PASSPORT; SIR LUDOVIC KENNEDY

The writer and broadcaster recalls the tension - and the laughter - of filming in Moscow in the Sixties

I've got one of those beastly new passports now, and it's empty. There are so many countries that don't stamp your passport these days.

Back in the early 1960s, it was different. I had a lovely old black passport. I was working on the BBC's Panorama programmes. When Robin Day and I went to Moscow, we were among the very first TV people allowed entry. In fact we got into trouble for filming vegetable queues and we were hauled up in front of the Board of Moscow Television. There were seven of them sitting in a row facing us. Their boss, in the middle, looking down on us, said: "The path you have chosen is the wrong one". Our producer, Jeremy Murray-Brown, just burst out laughing.

Some hilarious things happened to us in Moscow. One night, Jeremy was out very late at night by himself and he had no means of getting home. In fact he didn't know where he was. But suddenly he heard this huge rumbling noise: it was a Soviet tank coming up the street. So Jeremy decided to stick out his thumb and hitch a lift. The tank stopped. Jeremy asked: "Can you take me to the Hotel Ukraine?" And the tank driver agreed to take him home.

It was also pretty tense. Pretty grim. Climbing the steps to board the flight out we saw two men in trilbies. I thought we were going to be arrested. But they didn't stop us. An hour after take-off, the pilot announced that we were leaving Soviet airspace. The whole plane erupted into spontaneous cheers.

Another trip I did in those days for Panorama was to Saudi Arabia. The flight from Jeddah to Riyadh was extraordinary: there were sheep in the aisles and lots of clucking hens. When we arrived, a prince called Salman took me and my cameraman out into the desert and organised races for the retainers, using his starting pistol and a camera to snap them at the finish. It was like something out of Shakespeare.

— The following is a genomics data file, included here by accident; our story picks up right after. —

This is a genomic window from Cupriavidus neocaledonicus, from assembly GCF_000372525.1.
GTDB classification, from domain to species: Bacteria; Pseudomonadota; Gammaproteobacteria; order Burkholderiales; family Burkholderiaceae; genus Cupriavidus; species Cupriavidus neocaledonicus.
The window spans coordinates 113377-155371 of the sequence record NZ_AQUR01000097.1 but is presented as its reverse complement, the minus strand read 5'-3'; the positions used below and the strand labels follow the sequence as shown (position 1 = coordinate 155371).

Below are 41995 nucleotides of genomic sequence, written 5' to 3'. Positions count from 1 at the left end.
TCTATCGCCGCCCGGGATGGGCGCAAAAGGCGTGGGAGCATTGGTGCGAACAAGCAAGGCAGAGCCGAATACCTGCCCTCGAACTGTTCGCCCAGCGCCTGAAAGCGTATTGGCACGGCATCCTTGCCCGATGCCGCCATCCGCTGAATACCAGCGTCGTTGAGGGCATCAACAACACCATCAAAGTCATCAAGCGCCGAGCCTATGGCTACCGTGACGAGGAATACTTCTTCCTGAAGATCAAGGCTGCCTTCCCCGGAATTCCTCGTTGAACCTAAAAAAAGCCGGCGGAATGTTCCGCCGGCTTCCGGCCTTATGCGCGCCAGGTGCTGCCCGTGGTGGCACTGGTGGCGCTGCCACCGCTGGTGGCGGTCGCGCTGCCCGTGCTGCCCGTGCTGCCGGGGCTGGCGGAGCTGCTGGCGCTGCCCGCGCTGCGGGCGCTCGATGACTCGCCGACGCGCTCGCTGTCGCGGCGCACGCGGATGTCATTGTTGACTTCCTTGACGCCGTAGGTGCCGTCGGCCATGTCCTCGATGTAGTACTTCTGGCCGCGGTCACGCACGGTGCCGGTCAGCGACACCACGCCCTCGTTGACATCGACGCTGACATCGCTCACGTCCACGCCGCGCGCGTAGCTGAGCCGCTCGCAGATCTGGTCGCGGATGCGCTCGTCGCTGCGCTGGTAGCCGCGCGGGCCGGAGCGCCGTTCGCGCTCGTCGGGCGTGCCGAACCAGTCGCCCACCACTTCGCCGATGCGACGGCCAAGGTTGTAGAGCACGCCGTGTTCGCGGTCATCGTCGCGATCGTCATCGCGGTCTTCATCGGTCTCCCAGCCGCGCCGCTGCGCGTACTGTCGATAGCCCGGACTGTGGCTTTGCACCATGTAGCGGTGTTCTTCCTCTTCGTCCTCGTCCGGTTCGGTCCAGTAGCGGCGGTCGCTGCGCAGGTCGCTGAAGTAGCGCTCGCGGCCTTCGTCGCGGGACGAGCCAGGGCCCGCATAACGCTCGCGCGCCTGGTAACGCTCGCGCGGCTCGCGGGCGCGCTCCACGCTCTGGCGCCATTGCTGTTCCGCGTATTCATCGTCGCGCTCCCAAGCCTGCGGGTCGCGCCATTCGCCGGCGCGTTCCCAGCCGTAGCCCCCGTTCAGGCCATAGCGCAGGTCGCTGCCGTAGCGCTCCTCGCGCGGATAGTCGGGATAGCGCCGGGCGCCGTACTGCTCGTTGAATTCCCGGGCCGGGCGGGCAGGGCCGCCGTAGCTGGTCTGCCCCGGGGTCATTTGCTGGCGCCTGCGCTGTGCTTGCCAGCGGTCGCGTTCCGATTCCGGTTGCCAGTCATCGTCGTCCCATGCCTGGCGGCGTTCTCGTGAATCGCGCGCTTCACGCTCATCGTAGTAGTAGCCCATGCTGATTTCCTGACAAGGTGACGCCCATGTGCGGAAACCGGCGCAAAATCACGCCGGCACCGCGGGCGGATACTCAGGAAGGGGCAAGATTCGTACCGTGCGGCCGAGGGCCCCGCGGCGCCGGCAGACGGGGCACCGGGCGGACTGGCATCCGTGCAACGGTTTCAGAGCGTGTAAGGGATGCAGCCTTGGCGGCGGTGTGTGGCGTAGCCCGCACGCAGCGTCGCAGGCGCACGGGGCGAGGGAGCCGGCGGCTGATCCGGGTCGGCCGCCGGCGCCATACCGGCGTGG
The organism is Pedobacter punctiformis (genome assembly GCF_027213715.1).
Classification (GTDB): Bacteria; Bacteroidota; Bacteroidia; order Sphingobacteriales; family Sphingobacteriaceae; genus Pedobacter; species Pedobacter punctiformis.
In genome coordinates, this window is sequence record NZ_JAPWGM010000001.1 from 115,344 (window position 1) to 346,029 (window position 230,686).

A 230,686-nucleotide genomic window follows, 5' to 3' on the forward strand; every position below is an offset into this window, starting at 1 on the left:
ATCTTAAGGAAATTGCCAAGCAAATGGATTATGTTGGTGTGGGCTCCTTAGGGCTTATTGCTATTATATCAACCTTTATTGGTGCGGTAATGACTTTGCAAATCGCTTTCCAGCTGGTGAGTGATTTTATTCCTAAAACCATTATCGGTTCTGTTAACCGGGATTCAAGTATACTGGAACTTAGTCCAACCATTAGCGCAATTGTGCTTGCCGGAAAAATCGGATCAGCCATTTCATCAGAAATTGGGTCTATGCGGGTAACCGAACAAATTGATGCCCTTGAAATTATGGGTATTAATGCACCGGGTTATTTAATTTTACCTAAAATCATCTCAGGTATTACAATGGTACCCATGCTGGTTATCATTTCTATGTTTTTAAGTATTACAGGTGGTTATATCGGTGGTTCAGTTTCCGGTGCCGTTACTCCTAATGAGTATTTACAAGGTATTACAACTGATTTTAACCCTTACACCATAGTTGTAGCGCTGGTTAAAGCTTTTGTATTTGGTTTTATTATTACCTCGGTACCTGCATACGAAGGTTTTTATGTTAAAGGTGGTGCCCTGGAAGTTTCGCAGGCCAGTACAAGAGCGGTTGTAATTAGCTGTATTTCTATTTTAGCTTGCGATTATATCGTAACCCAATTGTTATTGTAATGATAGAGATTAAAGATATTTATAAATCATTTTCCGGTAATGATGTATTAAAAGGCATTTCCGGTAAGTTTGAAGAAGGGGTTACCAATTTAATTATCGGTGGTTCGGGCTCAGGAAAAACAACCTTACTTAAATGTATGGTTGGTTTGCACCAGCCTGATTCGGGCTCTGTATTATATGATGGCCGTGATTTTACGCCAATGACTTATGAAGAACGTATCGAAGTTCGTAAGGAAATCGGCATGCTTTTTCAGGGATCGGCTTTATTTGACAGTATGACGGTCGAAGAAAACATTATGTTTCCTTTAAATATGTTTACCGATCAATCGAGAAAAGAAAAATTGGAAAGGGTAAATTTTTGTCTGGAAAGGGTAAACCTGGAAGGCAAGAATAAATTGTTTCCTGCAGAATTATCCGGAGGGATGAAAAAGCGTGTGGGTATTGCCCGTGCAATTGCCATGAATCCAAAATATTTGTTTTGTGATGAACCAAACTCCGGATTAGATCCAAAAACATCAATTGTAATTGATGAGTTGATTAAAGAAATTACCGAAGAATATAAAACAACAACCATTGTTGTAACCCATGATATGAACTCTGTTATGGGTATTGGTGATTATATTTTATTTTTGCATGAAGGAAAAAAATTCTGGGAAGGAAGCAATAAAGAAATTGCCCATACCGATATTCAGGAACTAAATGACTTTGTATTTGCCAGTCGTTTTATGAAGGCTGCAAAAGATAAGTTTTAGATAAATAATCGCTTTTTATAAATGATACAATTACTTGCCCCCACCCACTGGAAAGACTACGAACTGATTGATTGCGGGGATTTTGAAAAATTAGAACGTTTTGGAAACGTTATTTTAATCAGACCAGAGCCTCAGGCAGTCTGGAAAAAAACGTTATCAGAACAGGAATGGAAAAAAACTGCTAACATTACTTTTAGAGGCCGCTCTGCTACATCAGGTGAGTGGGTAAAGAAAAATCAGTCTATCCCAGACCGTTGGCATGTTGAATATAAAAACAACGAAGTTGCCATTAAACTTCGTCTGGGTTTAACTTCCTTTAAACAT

We camped out, sitting under the stars with the prince, eating meat with our fingers. One sheep per night. The cameraman and I had a tent to ourselves. This may have been Saudi Arabia but there was a bottle of J&B and a pitcher of cold water waiting for us when we retired to sleep.

My first trip to India was another unusual experience. I was riding a taxi to Bombay when suddenly a man in a sky-blue suit and red teeth stopped the car, opened the door and got in. This was odd enough. Then he began asking questions. "What are you thinking of Harold Macmillan, Kingsley Amis and Charles Dickens?" he asked. There was a long pause. I asked what he was thinking.

"I am thinking of a poem about you," he said. "Happy in Love, Dauntless in Work, is Mr L Kennedy of the BBC."

I complained that it didn't rhyme, so he tried again:

"I seal with a kiss, our heavenly bliss," he began, but at that moment we arrived and I was spared the rest of his poem.

Sir Ludovic Kennedy's latest book, `All in the Mind' was published in January by Hodder & Stoughton, price pounds 18.99.

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